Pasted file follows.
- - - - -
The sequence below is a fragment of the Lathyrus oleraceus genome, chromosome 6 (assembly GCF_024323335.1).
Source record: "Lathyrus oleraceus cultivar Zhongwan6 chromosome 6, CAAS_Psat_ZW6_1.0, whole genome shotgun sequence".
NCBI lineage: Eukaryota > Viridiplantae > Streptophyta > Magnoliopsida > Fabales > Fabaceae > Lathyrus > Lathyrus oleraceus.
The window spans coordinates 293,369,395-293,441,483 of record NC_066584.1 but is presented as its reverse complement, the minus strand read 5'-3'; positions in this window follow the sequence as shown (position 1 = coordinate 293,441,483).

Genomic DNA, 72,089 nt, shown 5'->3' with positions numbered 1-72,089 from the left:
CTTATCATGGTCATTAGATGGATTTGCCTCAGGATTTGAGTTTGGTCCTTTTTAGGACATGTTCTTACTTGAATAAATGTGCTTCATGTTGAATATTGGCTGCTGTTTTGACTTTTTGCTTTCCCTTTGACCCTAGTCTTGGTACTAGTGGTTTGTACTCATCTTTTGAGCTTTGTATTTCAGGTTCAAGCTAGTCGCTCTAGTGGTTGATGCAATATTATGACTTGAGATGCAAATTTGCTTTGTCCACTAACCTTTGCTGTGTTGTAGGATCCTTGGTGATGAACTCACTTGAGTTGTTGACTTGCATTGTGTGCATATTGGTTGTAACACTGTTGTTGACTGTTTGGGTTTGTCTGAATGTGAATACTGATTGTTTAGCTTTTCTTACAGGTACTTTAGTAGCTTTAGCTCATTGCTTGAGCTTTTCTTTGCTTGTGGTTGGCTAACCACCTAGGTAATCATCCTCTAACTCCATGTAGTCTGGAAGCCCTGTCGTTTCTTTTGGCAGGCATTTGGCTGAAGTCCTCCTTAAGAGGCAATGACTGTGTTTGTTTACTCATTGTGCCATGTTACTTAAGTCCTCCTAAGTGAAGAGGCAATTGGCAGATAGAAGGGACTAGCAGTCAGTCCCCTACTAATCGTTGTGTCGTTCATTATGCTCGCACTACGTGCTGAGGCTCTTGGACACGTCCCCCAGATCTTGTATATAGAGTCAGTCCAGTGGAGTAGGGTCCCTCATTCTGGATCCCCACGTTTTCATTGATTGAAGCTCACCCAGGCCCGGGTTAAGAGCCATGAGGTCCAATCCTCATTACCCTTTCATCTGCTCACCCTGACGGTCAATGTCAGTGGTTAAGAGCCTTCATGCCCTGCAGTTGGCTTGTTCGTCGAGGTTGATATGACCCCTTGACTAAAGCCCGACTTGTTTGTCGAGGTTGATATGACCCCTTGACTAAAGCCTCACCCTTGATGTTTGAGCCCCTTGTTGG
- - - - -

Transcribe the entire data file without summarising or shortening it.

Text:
The sequence below is a fragment of the Lathyrus oleraceus genome, chromosome 6 (assembly GCF_024323335.1).
Source record: "Lathyrus oleraceus cultivar Zhongwan6 chromosome 6, CAAS_Psat_ZW6_1.0, whole genome shotgun sequence".
NCBI lineage: Eukaryota > Viridiplantae > Streptophyta > Magnoliopsida > Fabales > Fabaceae > Lathyrus > Lathyrus oleraceus.
The window spans coordinates 293,369,395-293,441,483 of record NC_066584.1 but is presented as its reverse complement, the minus strand read 5'-3'; positions in this window follow the sequence as shown (position 1 = coordinate 293,441,483).

Genomic DNA, 72,089 nt, shown 5'->3' with positions numbered 1-72,089 from the left:
CTTATCATGGTCATTAGATGGATTTGCCTCAGGATTTGAGTTTGGTCCTTTTTAGGACATGTTCTTACTTGAATAAATGTGCTTCATGTTGAATATTGGCTGCTGTTTTGACTTTTTGCTTTCCCTTTGACCCTAGTCTTGGTACTAGTGGTTTGTACTCATCTTTTGAGCTTTGTATTTCAGGTTCAAGCTAGTCGCTCTAGTGGTTGATGCAATATTATGACTTGAGATGCAAATTTGCTTTGTCCACTAACCTTTGCTGTGTTGTAGGATCCTTGGTGATGAACTCACTTGAGTTGTTGACTTGCATTGTGTGCATATTGGTTGTAACACTGTTGTTGACTGTTTGGGTTTGTCTGAATGTGAATACTGATTGTTTAGCTTTTCTTACAGGTACTTTAGTAGCTTTAGCTCATTGCTTGAGCTTTTCTTTGCTTGTGGTTGGCTAACCACCTAGGTAATCATCCTCTAACTCCATGTAGTCTGGAAGCCCTGTCGTTTCTTTTGGCAGGCATTTGGCTGAAGTCCTCCTTAAGAGGCAATGACTGTGTTTGTTTACTCATTGTGCCATGTTACTTAAGTCCTCCTAAGTGAAGAGGCAATTGGCAGATAGAAGGGACTAGCAGTCAGTCCCCTACTAATCGTTGTGTCGTTCATTATGCTCGCACTACGTGCTGAGGCTCTTGGACACGTCCCCCAGATCTTGTATATAGAGTCAGTCCAGTGGAGTAGGGTCCCTCATTCTGGATCCCCACGTTTTCATTGATTGAAGCTCACCCAGGCCCGGGTTAAGAGCCATGAGGTCCAATCCTCATTACCCTTTCATCTGCTCACCCTGACGGTCAATGTCAGTGGTTAAGAGCCTTCATGCCCTGCAGTTGGCTTGTTCGTCGAGGTTGATATGACCCCTTGACTAAAGCCCGACTTGTTTGTCGAGGTTGATATGACCCCTTGACTAAAGCCTCACCCTTGATGTTTGAGCCCCTTGTTGG